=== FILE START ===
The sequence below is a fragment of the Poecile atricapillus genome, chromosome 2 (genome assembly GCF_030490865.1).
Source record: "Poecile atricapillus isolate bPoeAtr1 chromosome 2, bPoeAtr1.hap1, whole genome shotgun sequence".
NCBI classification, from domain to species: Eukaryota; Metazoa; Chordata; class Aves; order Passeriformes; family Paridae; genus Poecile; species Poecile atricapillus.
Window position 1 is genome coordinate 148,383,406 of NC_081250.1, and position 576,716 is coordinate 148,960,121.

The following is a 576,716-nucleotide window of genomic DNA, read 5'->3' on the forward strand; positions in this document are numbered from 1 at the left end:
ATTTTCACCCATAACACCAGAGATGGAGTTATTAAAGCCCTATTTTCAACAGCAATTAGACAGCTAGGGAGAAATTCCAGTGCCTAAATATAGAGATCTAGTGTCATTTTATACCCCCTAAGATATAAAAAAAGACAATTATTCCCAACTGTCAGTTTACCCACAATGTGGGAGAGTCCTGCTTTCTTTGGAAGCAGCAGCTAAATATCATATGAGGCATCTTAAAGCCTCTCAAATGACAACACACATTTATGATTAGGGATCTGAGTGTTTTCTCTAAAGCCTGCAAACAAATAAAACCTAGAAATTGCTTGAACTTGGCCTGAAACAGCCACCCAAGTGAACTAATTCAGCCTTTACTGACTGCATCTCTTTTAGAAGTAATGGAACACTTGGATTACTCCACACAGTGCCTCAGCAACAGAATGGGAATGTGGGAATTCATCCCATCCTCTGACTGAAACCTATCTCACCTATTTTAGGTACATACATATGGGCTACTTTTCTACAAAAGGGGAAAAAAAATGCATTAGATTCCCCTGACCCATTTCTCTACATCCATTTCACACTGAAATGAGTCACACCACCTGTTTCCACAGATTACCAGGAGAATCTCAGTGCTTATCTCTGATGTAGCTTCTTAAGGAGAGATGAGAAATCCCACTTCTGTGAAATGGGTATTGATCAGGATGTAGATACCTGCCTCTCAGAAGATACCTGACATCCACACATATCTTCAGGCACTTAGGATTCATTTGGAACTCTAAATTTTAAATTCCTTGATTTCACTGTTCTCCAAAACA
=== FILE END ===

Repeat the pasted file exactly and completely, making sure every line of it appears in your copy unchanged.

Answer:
The sequence below is a fragment of the Poecile atricapillus genome, chromosome 2 (genome assembly GCF_030490865.1).
Source record: "Poecile atricapillus isolate bPoeAtr1 chromosome 2, bPoeAtr1.hap1, whole genome shotgun sequence".
NCBI classification, from domain to species: Eukaryota; Metazoa; Chordata; class Aves; order Passeriformes; family Paridae; genus Poecile; species Poecile atricapillus.
Window position 1 is genome coordinate 148,383,406 of NC_081250.1, and position 576,716 is coordinate 148,960,121.

The following is a 576,716-nucleotide window of genomic DNA, read 5'->3' on the forward strand; positions in this document are numbered from 1 at the left end:
ATTTTCACCCATAACACCAGAGATGGAGTTATTAAAGCCCTATTTTCAACAGCAATTAGACAGCTAGGGAGAAATTCCAGTGCCTAAATATAGAGATCTAGTGTCATTTTATACCCCCTAAGATATAAAAAAAGACAATTATTCCCAACTGTCAGTTTACCCACAATGTGGGAGAGTCCTGCTTTCTTTGGAAGCAGCAGCTAAATATCATATGAGGCATCTTAAAGCCTCTCAAATGACAACACACATTTATGATTAGGGATCTGAGTGTTTTCTCTAAAGCCTGCAAACAAATAAAACCTAGAAATTGCTTGAACTTGGCCTGAAACAGCCACCCAAGTGAACTAATTCAGCCTTTACTGACTGCATCTCTTTTAGAAGTAATGGAACACTTGGATTACTCCACACAGTGCCTCAGCAACAGAATGGGAATGTGGGAATTCATCCCATCCTCTGACTGAAACCTATCTCACCTATTTTAGGTACATACATATGGGCTACTTTTCTACAAAAGGGGAAAAAAAATGCATTAGATTCCCCTGACCCATTTCTCTACATCCATTTCACACTGAAATGAGTCACACCACCTGTTTCCACAGATTACCAGGAGAATCTCAGTGCTTATCTCTGATGTAGCTTCTTAAGGAGAGATGAGAAATCCCACTTCTGTGAAATGGGTATTGATCAGGATGTAGATACCTGCCTCTCAGAAGATACCTGACATCCACACATATCTTCAGGCACTTAGGATTCATTTGGAACTCTAAATTTTAAATTCCTTGATTTCACTGTTCTCCAAAACA